Tackle your ‘bogey’ fence with these four tips

 

Tackle your ‘bogey’ fence with these four tips

Whether we admit it or not, most of us have a bogey fence. Course designers have a broad range of fence types from which to choose (in both the show jumping and cross country phases). The most common candidates for bogey fences are probably trakheners and ditches-and-walls, but every rider is different. For one person it may be up-banks on cross country, while for another it might be triple-bars in the show jumping arena. Riders often express fear or doubt about these particular types of fences, which can negatively affect their riding and their horses.

Here are the steps to help you overcome your fears:

1) Work out why you fear this fence.
Figuring out the reason that you think of this fence as scary/un-jumpable/insane is the first step to conquering your fear of it. You may have had a fall at a trakhener. You might have a spooky horse who always takes a peek at the ditch-and-wall. You might always seem to miss at a particular type of fence in the show jumping. You can talk to your trainer about where your sense of fear derives from.

 


 

2) Don’t avoid the issue.
Confronting this fence on a regular basis will instill comfort and confidence in you and your horse. I’m not suggesting you go and jump a massive trakhener every day; however, every time you cross country school, find a trakhener to jump.

Are corners or arrowheads your bogey fences? (From Loudon Horse Trial’s intermediate course).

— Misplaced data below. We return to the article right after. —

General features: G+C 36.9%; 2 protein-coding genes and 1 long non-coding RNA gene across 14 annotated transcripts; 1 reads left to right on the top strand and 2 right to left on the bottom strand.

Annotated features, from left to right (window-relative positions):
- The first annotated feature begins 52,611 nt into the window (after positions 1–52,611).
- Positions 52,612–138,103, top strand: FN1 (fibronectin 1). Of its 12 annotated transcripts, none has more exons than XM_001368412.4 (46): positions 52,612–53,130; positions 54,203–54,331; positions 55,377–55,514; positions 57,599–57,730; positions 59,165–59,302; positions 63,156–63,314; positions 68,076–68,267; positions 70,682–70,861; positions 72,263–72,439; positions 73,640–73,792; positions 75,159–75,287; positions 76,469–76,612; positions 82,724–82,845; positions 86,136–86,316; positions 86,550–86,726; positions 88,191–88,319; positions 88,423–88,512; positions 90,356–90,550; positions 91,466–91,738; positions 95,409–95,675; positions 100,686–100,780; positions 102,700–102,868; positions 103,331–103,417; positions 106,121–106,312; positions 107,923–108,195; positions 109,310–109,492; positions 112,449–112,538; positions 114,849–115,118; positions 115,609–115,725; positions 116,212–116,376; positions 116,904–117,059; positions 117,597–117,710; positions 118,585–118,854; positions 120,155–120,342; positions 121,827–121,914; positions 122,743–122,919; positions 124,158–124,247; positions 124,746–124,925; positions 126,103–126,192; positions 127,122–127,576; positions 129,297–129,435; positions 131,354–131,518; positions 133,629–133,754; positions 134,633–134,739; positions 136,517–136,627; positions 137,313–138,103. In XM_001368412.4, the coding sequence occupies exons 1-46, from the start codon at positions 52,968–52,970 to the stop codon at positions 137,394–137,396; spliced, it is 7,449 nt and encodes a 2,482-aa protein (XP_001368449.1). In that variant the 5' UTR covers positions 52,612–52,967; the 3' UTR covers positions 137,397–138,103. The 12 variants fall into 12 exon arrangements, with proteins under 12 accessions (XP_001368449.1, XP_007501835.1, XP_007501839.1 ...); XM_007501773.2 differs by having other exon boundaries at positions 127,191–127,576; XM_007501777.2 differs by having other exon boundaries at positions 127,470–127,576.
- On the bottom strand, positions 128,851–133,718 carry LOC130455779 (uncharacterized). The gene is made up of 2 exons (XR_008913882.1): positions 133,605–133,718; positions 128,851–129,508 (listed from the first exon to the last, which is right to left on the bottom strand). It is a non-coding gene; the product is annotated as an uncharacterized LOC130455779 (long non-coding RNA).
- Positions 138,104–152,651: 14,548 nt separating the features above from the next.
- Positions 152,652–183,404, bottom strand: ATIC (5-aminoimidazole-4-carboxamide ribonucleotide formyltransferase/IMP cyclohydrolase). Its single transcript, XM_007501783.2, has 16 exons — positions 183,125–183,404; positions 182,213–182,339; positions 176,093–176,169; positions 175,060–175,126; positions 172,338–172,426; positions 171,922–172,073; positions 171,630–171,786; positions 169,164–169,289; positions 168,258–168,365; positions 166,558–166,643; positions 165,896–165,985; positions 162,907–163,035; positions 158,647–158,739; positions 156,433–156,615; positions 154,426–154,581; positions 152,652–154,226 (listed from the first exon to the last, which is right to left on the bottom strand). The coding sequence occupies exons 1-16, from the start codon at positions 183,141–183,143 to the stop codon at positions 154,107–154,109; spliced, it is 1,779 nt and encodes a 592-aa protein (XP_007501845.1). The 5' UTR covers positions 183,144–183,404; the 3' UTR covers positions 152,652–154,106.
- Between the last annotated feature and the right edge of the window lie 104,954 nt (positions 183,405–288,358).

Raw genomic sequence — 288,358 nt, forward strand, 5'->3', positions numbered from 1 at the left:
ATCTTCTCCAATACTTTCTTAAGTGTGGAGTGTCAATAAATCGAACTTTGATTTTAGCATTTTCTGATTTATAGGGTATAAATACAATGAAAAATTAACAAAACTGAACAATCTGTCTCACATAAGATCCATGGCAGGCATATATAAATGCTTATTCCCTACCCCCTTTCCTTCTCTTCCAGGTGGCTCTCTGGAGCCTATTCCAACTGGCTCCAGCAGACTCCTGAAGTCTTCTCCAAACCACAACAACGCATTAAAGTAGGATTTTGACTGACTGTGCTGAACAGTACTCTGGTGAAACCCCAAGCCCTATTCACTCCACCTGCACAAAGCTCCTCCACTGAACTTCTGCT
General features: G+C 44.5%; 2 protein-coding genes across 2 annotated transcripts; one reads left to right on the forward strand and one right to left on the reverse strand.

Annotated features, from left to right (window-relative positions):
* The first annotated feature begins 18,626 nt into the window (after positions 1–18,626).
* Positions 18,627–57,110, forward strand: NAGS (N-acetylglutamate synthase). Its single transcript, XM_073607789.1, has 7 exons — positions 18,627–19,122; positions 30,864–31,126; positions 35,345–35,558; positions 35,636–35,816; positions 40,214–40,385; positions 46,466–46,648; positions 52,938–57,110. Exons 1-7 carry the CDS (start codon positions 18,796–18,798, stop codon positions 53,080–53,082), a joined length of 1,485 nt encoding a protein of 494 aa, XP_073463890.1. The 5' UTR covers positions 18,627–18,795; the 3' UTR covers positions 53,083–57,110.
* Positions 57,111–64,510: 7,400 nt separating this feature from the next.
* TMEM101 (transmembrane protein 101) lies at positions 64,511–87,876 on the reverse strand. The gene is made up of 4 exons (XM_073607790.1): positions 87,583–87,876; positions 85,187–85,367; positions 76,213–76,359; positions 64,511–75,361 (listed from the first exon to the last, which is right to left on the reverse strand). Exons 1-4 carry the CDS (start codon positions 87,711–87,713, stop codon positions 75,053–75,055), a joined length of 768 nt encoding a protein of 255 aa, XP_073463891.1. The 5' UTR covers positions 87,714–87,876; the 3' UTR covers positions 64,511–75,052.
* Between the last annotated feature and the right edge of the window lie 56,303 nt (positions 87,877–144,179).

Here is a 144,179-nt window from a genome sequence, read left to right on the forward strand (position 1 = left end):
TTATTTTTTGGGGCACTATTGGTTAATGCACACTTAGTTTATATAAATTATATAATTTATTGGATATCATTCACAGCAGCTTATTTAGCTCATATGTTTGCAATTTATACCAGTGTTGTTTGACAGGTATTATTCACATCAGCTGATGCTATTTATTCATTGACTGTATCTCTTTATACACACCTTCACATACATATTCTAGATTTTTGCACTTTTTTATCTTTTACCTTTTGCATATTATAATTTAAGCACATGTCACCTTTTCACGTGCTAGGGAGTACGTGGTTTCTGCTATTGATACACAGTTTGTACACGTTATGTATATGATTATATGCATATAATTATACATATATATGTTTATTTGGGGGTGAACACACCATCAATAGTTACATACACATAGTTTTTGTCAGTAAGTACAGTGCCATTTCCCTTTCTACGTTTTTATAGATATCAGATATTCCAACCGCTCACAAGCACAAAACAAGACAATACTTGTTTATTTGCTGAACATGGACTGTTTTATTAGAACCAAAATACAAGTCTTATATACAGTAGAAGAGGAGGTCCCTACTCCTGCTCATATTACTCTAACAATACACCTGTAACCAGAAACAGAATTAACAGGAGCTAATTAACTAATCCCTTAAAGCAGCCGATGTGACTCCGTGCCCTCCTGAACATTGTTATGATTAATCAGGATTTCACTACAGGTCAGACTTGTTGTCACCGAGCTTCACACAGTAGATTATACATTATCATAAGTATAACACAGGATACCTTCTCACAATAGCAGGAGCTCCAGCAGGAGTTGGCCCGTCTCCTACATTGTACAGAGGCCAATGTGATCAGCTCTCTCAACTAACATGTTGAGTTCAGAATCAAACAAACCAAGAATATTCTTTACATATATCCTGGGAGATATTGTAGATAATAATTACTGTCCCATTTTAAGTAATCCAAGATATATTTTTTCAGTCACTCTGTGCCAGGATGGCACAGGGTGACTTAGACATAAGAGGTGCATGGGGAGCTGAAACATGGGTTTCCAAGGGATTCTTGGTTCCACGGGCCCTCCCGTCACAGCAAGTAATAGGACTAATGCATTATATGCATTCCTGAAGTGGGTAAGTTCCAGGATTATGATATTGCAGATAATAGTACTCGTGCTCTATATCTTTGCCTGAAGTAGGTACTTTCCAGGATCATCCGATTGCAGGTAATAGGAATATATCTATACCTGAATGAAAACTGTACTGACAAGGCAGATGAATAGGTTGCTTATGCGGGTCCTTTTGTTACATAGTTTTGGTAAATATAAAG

Are corners or arrowheads your bogey fences? (From Loudon Horse Trial’s intermediate course).

3) Keep it simple, then progress.
Your chances of conquering your bogey fence will increase if you start simple. Even if you’re going preliminary, if you have a problem with right-handed corners, jump a few that are smaller and have a less obtuse angle. You can even trot some fences to gain confidence. Jump a novice level, faux-trakhener if you’re frightened of the larger version. Once you’re comfortable with the minimized version of the fence, incrementally increase the difficulty until you can jump what’s required for your level at the event.

 


 

4) Believe you can do it.
At the show, you need to be positively-minded. If you’re skeptical about your bogey fence and ride tentatively, your horse will sense it and second-guess himself. When you’ve put in the hard work of progressively becoming more comfortable with the fence, you should have no doubts about it on course.

Do not let a certain type of fence trip you and your horse up this season. Ride with confidence and remember it is just another jump!

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